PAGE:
Science Songwriting – Yes It’s a Thing
She never needs to use a fist, when facing down a nemesis, she punches by hypothesis, she is a super scientist.
So go the lyrics to Monty Harper’s winning entry Super Scientist in the USA Science and Engineering Festival’s songwriting competition. It won first place in category two:
A song that shows middle and high-school age students how cool a career in the sciences can be.
The first category;
a song that gets kids (ages 2-10) interested in science or engineering
was won by Becky Ferreira for her song I Want To Know. I suggest you listen to both tracks immediately. You’re guaranteed a giggle.
No denying, these songs are upbeat and catchy enough to drive you bananas. The positively puke-worthy enthusiasm they deliver is ever so infectious. But honestly for me, Super Scientist didn’t meet the ‘make science seem cool to high school students’ criteria. Maybe he was going for the so-bad-it’s-good approach? I thought it was too specific, too complex and with the bad beach boy-esque music, plain old knitted-jumper-from-your-nan daggy. Did you like it?
Harper bagged $500 for his little number, (which I like to think he spent on a Newton’s cradle to double as a metronome) and his winning proves he knows a thing or two about science songwriting. Definitely more than myself. If I were to hit up this competition though, I’d use the following tactics;
You’re a poet and now you know it – and if you’re not your song will flop.
Make your lyrics rhyme! Rhyming lyrics are more likely to cement that ever important place in the cerebral cortex of your crowd. If it gets stuck in their head, they’ll be singing it days later – and so will the people around them. Rhyme also makes it appealing to children (great for the first category) who’re taught nursery rhymes from a young age. To them, it’s not a song if it doesn’t rhyme. This is where Super Scientist really excelled. It had great rhyme.
Don’t have too much information or complex science, and don’t make it too long – it’s hard to remember and boring. Keep it simple stupid! Again, it helps your audience memorise your lyrics and will make science as a career seem more attractive. I personally thought lines like “a secret message signals them to form a biofilm and they organize a syndicate, invincible and poisonous” from Super Scientist were too complex. (He did win though, so maybe I’m wrong about this point?)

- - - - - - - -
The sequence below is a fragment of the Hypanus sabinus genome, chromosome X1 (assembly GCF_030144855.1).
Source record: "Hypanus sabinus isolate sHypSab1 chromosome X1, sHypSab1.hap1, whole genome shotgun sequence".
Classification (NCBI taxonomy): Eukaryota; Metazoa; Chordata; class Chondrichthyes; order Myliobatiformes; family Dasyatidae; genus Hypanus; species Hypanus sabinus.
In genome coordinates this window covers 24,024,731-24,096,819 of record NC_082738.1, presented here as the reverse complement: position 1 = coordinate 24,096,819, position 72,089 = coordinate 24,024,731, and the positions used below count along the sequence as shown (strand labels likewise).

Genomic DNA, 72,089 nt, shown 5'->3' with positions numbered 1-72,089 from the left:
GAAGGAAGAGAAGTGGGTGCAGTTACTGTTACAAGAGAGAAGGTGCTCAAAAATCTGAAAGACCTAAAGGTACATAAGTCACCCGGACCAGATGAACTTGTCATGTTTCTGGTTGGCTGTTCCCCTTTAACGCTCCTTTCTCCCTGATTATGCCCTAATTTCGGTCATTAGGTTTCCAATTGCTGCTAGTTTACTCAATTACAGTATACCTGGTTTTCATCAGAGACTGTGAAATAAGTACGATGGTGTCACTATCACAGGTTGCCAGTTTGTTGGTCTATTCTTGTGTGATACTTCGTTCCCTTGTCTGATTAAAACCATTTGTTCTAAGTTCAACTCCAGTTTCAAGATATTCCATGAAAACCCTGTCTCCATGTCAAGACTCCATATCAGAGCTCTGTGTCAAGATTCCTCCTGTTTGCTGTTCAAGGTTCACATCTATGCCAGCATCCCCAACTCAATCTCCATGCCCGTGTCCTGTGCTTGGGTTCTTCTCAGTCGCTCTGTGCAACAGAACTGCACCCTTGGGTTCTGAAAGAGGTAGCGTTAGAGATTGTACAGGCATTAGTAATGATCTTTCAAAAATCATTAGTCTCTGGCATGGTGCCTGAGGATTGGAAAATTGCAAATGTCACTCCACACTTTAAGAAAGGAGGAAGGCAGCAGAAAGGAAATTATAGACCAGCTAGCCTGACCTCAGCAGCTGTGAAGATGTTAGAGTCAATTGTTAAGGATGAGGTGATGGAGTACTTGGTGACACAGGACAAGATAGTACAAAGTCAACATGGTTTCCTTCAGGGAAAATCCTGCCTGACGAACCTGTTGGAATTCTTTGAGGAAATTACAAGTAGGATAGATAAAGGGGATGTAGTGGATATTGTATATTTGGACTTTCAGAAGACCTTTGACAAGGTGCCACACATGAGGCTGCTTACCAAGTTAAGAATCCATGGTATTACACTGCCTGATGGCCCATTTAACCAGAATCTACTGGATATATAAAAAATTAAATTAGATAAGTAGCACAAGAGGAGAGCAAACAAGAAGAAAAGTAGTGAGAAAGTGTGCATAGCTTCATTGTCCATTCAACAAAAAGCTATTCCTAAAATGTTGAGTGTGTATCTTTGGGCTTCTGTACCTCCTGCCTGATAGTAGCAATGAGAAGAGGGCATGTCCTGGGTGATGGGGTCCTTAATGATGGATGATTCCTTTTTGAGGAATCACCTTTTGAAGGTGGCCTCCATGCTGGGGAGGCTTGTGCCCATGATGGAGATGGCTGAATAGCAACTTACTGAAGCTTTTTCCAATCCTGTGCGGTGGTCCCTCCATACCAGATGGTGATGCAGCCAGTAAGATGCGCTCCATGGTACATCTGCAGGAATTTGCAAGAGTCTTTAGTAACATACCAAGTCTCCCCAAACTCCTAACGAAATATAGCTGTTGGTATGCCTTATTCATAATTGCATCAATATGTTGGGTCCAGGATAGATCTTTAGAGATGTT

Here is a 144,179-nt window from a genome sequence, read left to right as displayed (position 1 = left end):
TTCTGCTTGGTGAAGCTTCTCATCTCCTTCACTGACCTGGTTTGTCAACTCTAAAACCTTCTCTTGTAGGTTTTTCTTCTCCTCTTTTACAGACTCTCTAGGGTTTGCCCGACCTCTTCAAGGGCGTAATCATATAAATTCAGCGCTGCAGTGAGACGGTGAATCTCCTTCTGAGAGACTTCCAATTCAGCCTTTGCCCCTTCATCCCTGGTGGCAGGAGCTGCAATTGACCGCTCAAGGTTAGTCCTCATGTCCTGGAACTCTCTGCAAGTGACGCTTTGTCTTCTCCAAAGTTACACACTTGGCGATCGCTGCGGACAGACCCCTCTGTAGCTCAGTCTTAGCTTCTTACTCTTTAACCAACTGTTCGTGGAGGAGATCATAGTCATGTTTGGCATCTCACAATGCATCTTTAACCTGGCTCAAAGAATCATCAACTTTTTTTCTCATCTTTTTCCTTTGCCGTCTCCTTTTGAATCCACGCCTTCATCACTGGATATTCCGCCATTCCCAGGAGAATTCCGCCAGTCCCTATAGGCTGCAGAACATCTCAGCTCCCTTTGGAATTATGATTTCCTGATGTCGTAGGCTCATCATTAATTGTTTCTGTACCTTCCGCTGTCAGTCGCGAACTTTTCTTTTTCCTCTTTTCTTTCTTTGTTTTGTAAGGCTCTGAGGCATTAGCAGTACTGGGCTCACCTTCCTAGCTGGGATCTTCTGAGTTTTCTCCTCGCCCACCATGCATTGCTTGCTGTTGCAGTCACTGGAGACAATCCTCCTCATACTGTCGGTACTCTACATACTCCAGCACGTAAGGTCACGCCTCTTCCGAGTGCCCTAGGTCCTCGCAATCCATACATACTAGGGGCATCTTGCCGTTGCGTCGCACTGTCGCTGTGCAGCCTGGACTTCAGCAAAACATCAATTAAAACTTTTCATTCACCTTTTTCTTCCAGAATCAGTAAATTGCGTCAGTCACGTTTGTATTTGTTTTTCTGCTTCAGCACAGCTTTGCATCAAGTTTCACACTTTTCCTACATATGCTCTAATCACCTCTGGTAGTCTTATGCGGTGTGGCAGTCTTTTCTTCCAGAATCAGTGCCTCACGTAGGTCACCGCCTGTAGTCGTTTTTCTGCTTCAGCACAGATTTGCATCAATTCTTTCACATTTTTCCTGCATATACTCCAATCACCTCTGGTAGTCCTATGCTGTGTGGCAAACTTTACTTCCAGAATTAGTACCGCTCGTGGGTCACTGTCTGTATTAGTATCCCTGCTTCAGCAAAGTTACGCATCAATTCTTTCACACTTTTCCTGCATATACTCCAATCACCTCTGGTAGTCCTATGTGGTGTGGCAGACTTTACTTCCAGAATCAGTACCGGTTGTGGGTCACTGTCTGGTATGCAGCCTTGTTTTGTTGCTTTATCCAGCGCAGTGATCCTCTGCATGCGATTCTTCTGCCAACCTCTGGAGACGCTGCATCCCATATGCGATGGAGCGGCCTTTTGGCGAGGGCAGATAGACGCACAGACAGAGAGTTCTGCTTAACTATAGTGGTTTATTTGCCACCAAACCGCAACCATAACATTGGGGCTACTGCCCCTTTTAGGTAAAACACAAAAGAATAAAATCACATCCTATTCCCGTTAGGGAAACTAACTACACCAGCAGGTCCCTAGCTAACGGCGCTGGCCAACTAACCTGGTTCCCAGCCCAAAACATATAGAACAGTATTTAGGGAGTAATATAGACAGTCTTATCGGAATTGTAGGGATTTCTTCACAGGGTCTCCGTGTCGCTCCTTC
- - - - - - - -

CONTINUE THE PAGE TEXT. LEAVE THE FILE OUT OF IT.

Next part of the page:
Repeat after me
Repetition is crucial. Construct a great chorus that rhymes and is catchy, which you repeat throughout your song. The repetition means this is what people will remember most, so putting your main message here is a clever move. Just dot some punchy versus between your chorus and you’ll have yourself a great science song.
I feel my advice wouldn’t be very credible if I didn’t have a go at writing a science song myself – so here it is in all its soppy scientific glory. I’m sure you could all write much better lyrics! Feel free to post some below!
Happy writing my super scientists.
Anna’s Bad Science Song:
From trees and shrubs to bees and bugs, we all have a reliance
Too much CO2
And there’ll be few
We can save them though, with science
As water creeps, and ice bergs seep, we could lose our land
We need to know
The way to go
Science helps us understand
So much unknown so much at risk
Fragile lives, we best be brisk
turn to the work of scientists
so our world will still exist
Global warming, poles are thawing, we all need to cool down
So glad we went
With science so renowned